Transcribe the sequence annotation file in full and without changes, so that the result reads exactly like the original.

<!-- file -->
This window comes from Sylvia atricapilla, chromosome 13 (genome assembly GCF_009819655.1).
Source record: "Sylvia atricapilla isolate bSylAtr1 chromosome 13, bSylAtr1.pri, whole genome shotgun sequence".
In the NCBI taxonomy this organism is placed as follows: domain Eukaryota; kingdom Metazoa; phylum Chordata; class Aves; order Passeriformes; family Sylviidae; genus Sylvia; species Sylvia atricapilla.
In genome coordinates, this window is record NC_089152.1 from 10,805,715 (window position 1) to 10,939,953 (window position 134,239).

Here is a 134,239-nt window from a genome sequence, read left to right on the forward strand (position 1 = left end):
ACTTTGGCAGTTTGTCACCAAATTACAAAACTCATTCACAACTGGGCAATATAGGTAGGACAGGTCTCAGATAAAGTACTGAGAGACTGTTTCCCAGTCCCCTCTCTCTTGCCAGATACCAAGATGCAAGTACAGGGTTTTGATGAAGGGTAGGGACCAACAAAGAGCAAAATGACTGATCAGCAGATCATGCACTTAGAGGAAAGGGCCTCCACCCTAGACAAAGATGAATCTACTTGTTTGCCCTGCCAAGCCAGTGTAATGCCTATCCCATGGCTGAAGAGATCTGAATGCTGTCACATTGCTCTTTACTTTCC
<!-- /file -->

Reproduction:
This window comes from Sylvia atricapilla, chromosome 13 (genome assembly GCF_009819655.1).
Source record: "Sylvia atricapilla isolate bSylAtr1 chromosome 13, bSylAtr1.pri, whole genome shotgun sequence".
In the NCBI taxonomy this organism is placed as follows: domain Eukaryota; kingdom Metazoa; phylum Chordata; class Aves; order Passeriformes; family Sylviidae; genus Sylvia; species Sylvia atricapilla.
In genome coordinates, this window is record NC_089152.1 from 10,805,715 (window position 1) to 10,939,953 (window position 134,239).

Here is a 134,239-nt window from a genome sequence, read left to right on the forward strand (position 1 = left end):
ACTTTGGCAGTTTGTCACCAAATTACAAAACTCATTCACAACTGGGCAATATAGGTAGGACAGGTCTCAGATAAAGTACTGAGAGACTGTTTCCCAGTCCCCTCTCTCTTGCCAGATACCAAGATGCAAGTACAGGGTTTTGATGAAGGGTAGGGACCAACAAAGAGCAAAATGACTGATCAGCAGATCATGCACTTAGAGGAAAGGGCCTCCACCCTAGACAAAGATGAATCTACTTGTTTGCCCTGCCAAGCCAGTGTAATGCCTATCCCATGGCTGAAGAGATCTGAATGCTGTCACATTGCTCTTTACTTTCC